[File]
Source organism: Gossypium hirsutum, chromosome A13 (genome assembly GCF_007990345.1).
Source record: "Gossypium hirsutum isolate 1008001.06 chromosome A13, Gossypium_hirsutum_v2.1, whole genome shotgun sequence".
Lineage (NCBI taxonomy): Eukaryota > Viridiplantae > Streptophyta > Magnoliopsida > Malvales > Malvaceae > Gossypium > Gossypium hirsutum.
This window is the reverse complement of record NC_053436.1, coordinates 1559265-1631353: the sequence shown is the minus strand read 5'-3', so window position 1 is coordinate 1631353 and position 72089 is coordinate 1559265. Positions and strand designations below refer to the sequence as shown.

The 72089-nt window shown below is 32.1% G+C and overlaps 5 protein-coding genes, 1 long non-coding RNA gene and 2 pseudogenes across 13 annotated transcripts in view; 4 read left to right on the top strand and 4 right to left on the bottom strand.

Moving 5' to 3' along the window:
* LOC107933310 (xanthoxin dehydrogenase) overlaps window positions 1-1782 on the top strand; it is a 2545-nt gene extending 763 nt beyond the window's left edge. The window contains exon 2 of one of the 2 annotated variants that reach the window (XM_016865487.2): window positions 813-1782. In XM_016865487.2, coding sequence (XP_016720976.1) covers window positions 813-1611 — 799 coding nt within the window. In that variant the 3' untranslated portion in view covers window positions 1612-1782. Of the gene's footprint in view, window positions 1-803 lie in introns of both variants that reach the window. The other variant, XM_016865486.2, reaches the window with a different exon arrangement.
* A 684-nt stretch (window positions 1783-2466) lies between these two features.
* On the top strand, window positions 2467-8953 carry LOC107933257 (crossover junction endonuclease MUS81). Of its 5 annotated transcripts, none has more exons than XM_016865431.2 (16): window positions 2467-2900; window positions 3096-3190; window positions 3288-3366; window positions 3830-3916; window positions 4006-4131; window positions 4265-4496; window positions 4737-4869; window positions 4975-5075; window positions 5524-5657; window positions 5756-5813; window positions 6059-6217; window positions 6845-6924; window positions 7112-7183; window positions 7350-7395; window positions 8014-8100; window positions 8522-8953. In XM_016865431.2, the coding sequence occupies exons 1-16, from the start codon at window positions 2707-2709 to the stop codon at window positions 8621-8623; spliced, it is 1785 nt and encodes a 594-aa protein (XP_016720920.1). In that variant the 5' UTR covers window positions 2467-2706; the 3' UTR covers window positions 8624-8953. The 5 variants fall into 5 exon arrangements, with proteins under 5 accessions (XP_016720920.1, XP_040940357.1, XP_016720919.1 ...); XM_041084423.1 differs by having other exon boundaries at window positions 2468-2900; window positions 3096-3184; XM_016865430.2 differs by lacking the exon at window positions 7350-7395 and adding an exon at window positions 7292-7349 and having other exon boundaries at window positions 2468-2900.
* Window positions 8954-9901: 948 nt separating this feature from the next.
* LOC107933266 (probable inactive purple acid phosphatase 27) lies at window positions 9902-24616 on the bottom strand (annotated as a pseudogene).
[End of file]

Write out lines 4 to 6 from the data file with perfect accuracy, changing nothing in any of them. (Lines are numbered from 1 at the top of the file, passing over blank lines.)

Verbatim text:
This window is the reverse complement of record NC_053436.1, coordinates 1559265-1631353: the sequence shown is the minus strand read 5'-3', so window position 1 is coordinate 1631353 and position 72089 is coordinate 1559265. Positions and strand designations below refer to the sequence as shown.

The 72089-nt window shown below is 32.1% G+C and overlaps 5 protein-coding genes, 1 long non-coding RNA gene and 2 pseudogenes across 13 annotated transcripts in view; 4 read left to right on the top strand and 4 right to left on the bottom strand.

Moving 5' to 3' along the window: